FCC Fees Jurisdiction Challenge, Rip and Replace Shortfall, Report on Broadband Investment High

TechFreedom cites Supreme Court’s EPA decision as limit on FCC authority to broaden agency fees.

FCC Fees Jurisdiction Challenge, Rip and Replace Shortfall, Report on Broadband Investment High
Photo of Jonathan Spalter, CEO of USTelecom

July 19, 2022 – Non-profit tech lobbyist TechFreedom said in comments filed in response to the FCC’s notice of proposed rulemaking to open new avenues for fees to fund commission’s operations that a recent Supreme Court decision reinforces the agency’s inability to do so.

The Monday submission challenged the proposal, which pitches the idea that the FCC adopt new regulatory fee categories on non-licensees that benefit from the commission’s regulatory efforts.

“Before the FCC can regulate an entity, or levy regulatory fees, the Commission must have actual authority over the entity,” said James Dunstan, TechFreedom’s general counsel in a press release. “Especially after the Supreme Court’s recent decision in West Virginia v. EPA, an administrative agency can’t undertake new regulations just because it’s a good idea—regulations must be grounded in clear statutory authority.”

The West Virginia v. EPA Supreme Court decision earlier this month limits the scope of decision-making by agencies on certain matters, finding that the Environmental Protection Agency has limited regulatory authority and that Congress alone has the power to decide on “major questions” of “vast economic or political significance.”

There were varying opinions on whether tech regulators like the FCC would be affected by this decision.

“That the FCC can somehow levy regulatory fees on large technology companies runs contrary to any notion of jurisdictional limits on the FCC,” read the comment from TechFreedom.

FCC faces rip and replace shortfall

The Federal Communications Commission said in a letter dated Friday there is a roughly $3-billion shortfall for a reimbursement program intended to compensate providers who must remove equipment from Chinese providers deemed a threat to national security

The rip and replace program, which forces providers to replace Huawei and ZTE equipment, was funded with $1.9 billion from Congress. But in the letter to Senator Maria Cantwell, D-WA, chair of the Committee on Commerce, Science, and Transportation, the agency said the current amount allocated can only cover 39 percent of the total costs.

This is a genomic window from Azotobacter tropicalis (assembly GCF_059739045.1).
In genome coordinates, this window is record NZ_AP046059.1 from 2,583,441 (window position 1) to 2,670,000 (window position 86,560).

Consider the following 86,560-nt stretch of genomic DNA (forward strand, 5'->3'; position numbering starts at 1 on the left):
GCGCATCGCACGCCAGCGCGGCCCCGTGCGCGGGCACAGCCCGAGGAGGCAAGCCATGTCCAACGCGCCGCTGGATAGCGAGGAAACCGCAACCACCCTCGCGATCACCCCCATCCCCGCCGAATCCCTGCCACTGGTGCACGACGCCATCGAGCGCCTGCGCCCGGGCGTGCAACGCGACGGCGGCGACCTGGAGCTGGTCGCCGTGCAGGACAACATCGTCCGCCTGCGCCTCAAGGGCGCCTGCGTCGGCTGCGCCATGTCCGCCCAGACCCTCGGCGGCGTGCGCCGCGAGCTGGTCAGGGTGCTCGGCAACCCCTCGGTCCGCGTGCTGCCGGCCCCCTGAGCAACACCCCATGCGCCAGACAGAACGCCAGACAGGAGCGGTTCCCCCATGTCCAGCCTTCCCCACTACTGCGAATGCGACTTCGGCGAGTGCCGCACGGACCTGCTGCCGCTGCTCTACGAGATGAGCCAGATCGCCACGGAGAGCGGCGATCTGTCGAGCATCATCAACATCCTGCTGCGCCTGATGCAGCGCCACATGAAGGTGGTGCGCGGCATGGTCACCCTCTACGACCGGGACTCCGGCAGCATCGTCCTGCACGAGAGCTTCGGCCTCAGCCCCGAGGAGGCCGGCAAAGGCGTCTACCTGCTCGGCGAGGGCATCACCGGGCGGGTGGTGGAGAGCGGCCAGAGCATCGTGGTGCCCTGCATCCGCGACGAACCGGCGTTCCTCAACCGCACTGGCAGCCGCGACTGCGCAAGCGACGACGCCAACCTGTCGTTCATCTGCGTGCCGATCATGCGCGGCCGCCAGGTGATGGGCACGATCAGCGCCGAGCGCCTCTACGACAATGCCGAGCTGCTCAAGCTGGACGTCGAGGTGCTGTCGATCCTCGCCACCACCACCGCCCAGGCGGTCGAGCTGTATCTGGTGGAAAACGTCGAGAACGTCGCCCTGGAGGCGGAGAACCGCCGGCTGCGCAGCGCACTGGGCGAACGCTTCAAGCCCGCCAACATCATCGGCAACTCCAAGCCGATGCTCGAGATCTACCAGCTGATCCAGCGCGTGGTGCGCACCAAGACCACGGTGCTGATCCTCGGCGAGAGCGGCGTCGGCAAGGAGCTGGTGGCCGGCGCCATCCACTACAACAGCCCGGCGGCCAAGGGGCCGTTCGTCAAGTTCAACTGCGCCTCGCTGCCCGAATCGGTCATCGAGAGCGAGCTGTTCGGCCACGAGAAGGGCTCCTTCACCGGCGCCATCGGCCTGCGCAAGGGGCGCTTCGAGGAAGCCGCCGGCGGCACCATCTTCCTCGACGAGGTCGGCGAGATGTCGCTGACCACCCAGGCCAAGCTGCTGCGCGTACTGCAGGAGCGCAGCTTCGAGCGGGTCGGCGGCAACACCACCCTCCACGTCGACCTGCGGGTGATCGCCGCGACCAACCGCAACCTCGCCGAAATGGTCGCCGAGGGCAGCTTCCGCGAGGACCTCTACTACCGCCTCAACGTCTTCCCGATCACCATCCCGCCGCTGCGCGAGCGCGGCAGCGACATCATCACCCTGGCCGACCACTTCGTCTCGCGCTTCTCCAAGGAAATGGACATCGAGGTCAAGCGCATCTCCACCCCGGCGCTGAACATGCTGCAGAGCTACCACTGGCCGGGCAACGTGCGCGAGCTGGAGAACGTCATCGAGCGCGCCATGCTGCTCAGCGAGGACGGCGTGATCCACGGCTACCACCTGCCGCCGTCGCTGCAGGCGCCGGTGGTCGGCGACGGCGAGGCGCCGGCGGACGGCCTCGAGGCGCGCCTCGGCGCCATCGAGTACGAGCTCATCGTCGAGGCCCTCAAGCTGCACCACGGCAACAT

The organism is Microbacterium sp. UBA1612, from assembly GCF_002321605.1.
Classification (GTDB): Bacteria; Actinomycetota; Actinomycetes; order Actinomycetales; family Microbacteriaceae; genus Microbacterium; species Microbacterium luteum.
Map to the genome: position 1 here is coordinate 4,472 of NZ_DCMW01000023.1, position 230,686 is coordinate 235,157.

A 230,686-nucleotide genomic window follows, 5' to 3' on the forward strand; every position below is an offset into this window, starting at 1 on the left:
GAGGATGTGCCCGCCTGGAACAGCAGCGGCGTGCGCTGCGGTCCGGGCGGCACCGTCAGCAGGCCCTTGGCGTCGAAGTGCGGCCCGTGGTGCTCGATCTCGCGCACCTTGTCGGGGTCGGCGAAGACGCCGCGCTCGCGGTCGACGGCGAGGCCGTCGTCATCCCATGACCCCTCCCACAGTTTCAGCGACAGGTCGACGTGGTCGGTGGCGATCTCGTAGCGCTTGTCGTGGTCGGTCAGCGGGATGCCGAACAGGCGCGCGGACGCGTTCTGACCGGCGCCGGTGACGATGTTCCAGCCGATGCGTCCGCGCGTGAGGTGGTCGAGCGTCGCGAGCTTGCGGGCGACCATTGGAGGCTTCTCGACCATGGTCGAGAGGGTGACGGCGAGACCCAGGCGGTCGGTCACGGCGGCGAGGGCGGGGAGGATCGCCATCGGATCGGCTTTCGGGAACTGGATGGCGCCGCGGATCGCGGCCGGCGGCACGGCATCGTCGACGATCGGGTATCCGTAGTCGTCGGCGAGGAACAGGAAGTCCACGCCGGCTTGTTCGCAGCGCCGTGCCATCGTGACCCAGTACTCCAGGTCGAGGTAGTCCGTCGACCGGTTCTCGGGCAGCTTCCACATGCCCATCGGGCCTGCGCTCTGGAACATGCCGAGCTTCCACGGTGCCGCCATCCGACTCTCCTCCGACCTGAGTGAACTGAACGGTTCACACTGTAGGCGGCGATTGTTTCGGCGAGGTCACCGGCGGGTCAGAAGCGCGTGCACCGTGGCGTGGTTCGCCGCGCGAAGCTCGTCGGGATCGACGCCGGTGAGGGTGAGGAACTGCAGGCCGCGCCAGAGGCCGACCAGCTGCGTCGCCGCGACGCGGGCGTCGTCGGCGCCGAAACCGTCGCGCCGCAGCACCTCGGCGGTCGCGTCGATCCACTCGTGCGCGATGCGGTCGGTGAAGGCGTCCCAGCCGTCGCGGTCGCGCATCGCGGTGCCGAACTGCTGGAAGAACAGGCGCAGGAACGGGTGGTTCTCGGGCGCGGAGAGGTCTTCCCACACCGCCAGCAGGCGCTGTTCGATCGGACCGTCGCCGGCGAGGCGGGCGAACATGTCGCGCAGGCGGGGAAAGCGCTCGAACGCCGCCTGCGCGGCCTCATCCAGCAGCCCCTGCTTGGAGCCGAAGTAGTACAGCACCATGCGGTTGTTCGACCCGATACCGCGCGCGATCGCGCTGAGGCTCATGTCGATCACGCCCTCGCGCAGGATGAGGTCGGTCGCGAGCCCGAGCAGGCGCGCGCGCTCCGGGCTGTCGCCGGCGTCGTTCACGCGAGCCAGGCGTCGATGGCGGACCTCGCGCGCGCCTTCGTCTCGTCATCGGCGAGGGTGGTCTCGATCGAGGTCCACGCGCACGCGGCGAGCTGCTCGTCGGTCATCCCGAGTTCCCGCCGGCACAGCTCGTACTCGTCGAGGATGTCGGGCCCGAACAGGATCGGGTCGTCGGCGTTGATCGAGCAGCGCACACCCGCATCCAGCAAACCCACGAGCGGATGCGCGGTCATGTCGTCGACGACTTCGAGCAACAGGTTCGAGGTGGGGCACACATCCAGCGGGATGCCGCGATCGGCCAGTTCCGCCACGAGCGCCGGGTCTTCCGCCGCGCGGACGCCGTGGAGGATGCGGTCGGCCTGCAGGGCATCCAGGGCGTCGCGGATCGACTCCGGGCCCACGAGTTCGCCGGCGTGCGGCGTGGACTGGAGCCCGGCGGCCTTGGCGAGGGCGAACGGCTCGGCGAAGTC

In a public notice on Monday, the agency said 181 applications seeking roughly $5.6 billion have been filed for the reimbursement program, which is paid for after removal work is done.

In October, the commission opened a filing window for applicants seeking program support in replacing the allegedly insecure equipment. The agency has since completed its review of the applications and found that to fund all reasonable and supported cost estimations, the program will require $4.98 billion.

The commission, which warned Congress about the shortfall in February, will prorate reimbursement funds equally to all eligible applicants due to the lack of funds, stated the letter.

In 2020, the FCC determined that Chinese manufacturers Huawei and ZTE posed a threat to United States security, saying in a news release that there was “overwhelming evidence” that both companies were guilty of espionage. Congress then passed the Secure and Trusted Communications Networks Act to remove the companies’ equipment from American use, allocating $1.9 to the reimbursement fund.

This follows concerns that small and rural carriers would be unable to comply with replacement requirements as workforce and semiconductor shortages persist.

USTelecom reports 20-year high in broadband investment last year

Broadband trade association USTelecom found in its annual report released Monday that broadband providers invested at least $86 billion in 2021, reaching a twenty-year high.

This number indicates an 8.3 percent increase from 2020 and is more than $5 billion more than the next highest amount, $80.8 billion, in 2019. It is also half the amount of the Broadband Equity, Access and Deployment program, a $42.5 billion federal funding program for broadband infrastructure.

The report notes these “unprecedented levels” can in part be attributed to providers bringing fiber to over 50 million households in the coming years, read the report.

Since 1996, United States communication providers have invested around $2 trillion to build out America’s communication infrastructure, the report said.

“2021’s $86 billion capex investment is important because it represents our commitment to bringing all in America the communications networks of the future,” wrote USTelecom President and CEO Jonathan Spalter in a blog post.

Popular Tags